Unless you like aggrevating people, enjoy fighting against the wind and also want to appear a bit douchy, nothing. The ones, who download - they probably like your music. Or why would they do it? Take solace in that. They might or might not want to drop money for it, but one thing is clear - they aren't going to if you'll go all law and order on them. And if you're in it solely for the money - you deserve none of it. Instead, set up bandcamp, soundcloud, some kind of charity, perhaps. Engage with your listeners, promote your stuff around, use money for advertising and awareness rather than ligitations and lining shyster's pockets. From time to time remind people that you're not really using the money to wipe backside (well, unless you're rapping - then things along these lines sort of belong to the genre). And so you'd appreciate that they cough up for things they like, that every little helps and such; but don't press on it, because, likely, neither do they bathe in benjamins, you know.

 

Oh, and the thing about dealing with that website - as long as there's single digital copy out there somewhere, it's going to pop up somewhere. Depending on the nature of that site (if it's not filesharing malware ridden cesspool of pron, but something you can see yourself associating with), perhaps you can make a deal with that site. Take note how that works with some TPB indies. I've seen RuTr....rrrr also doing this and it's nearly always a great success.

 

On the other hand, if you aren't convinced - take note how well it has worked out for the big labels. Nobody really gives a crap about their posturing, warnings and other bull. People just pump, dump, rip, share around and listen to the stuff anyway. If they're gonna, they're gonna.

 

 

You can send them letters to take it down, maybe (a very big maybe) they will take it down. Another 100 will pop up. There just aint no way to fight piracy. Look at the music industry or the movie industry, they are spending millions every year to "try" and fight it but without any progress. Most sites just move their servers to a location that doesn't give a flying .... and tell the industry in question to **** off. There have been maybe, what, 4-5 torrent sites closed? How many popped up? 40-50?

 

It's best for you not to spend your remaining money to fight them. Not that I agree with piracy but this is a battle you won't win.

 

I've actually seen artists releasing their own albums themselves on torrent sites with leaving a note that if the people like it to buy it to support him/her :) Which I think is nice an all, maybe some of them will even buy it but most just wont do it. But rather have some of them buy than none right?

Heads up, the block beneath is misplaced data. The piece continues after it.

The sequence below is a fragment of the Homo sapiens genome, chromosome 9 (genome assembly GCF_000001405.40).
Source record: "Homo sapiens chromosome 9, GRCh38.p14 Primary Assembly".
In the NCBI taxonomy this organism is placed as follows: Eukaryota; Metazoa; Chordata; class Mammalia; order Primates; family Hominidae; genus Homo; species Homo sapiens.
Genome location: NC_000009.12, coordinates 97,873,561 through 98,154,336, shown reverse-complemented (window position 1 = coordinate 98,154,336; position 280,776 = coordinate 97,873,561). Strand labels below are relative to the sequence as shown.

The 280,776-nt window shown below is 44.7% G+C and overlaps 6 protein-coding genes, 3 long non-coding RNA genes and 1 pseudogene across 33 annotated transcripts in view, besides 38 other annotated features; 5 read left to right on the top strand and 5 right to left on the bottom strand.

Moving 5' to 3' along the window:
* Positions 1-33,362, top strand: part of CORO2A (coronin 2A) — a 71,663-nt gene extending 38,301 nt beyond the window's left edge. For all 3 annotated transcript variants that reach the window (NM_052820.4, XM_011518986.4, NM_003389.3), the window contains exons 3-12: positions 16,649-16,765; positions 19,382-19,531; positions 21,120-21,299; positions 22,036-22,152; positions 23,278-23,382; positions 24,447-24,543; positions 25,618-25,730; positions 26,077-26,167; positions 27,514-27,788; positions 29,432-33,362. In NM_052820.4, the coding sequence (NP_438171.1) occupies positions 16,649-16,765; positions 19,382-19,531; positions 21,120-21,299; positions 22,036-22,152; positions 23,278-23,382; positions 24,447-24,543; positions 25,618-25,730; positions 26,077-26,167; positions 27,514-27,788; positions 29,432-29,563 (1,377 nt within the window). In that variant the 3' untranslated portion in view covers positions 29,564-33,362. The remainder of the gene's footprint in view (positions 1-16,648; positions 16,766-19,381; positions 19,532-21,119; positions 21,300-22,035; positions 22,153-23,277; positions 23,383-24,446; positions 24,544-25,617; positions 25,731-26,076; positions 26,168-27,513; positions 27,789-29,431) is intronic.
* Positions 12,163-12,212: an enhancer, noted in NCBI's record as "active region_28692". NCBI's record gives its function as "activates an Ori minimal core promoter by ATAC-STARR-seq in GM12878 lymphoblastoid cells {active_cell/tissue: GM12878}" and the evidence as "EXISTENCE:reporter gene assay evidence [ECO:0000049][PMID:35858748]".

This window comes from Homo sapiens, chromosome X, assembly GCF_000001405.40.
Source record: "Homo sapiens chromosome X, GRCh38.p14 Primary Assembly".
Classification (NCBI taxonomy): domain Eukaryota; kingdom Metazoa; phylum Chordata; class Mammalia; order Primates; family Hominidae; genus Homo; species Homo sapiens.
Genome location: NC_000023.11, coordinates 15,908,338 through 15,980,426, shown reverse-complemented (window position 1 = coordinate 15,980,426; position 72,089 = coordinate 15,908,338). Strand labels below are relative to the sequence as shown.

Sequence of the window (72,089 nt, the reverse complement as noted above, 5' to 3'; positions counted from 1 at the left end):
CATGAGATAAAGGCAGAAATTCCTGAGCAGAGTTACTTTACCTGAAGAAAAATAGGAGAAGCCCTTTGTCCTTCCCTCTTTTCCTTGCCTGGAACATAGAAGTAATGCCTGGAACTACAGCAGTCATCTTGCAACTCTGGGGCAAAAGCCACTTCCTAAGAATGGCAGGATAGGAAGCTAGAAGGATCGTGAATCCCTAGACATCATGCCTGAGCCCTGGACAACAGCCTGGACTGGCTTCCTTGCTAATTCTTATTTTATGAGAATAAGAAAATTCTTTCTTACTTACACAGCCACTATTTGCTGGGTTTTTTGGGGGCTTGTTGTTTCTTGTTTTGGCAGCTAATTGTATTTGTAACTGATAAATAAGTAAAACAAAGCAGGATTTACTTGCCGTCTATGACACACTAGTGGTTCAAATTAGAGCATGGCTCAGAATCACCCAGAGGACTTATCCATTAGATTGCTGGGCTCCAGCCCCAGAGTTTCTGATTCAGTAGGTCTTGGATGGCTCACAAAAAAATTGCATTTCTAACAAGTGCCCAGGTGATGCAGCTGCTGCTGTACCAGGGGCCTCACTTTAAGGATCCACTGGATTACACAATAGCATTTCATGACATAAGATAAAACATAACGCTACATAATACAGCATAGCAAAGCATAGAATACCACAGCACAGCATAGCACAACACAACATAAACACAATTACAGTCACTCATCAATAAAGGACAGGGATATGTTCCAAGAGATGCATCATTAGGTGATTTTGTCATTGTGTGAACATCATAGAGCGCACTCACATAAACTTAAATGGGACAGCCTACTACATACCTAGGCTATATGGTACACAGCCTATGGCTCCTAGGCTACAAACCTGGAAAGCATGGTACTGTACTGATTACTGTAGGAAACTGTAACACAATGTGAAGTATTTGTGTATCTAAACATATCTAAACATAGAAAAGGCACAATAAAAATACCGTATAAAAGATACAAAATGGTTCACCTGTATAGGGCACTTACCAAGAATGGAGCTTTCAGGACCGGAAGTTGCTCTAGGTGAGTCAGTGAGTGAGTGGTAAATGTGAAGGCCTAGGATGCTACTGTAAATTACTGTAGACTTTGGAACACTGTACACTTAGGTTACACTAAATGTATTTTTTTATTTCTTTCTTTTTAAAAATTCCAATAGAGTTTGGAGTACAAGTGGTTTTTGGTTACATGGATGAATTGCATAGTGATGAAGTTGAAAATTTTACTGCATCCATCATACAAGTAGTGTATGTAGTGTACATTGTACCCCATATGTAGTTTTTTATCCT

These two are spot on...

 

While the OP may not agree with your/our opinions, take some sense OP, while it's not our business , there is a good side to everything and for emerging artists, IT might not be that bad at all.



#11 Praetor

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Posted 13 June 2014 - 17:50

Don't be all negative with this issue because there's alot you can do but just not the way you think.  :)

 

i know a few big bands in my country and some good artists (music, comedians) that were discovered because of piracy of their works. Those were the success cases; it all depends of whether the public likes the songs and how are you gonna cash those in. Some word of mouth helps alot, as well reaching your fans (whom you might don't even know how many they are) through social media and concerts.



#12 +FiB3R

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Posted 13 June 2014 - 18:14

Join the websites in question, let people know that you are the artist, and ask them what they think of your music.

 

Give them the option to pay whatever they like, maybe with the added bonus of a few unreleased tracks/artwork

 

The amount of crap I have downloaded, just because the title sounded catchy is unbelievable, so not every "illegal" download is a lost sale, nowhere near it.

 

Don't fight your fans, connect with them.



#13 Draconian Guppy

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Posted 13 June 2014 - 18:16

 

Don't fight your fans, connect with them.

Very postive thoughts!



#14 Praetor

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Posted 13 June 2014 - 18:53

Don't fight your fans, connect with them.

 

THIS. It just sums everything up.

/thread.



#15 xendrome

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Posted 13 June 2014 - 18:56

If you can some how show proof of ownership, you would need to contact the hosting company or if the site is self-hosted, the ISP providing the connection to the server. They likely have a form/process that you can use to go through a removal of the content or severing the connection.

 

The hard part may be actually proving ownership.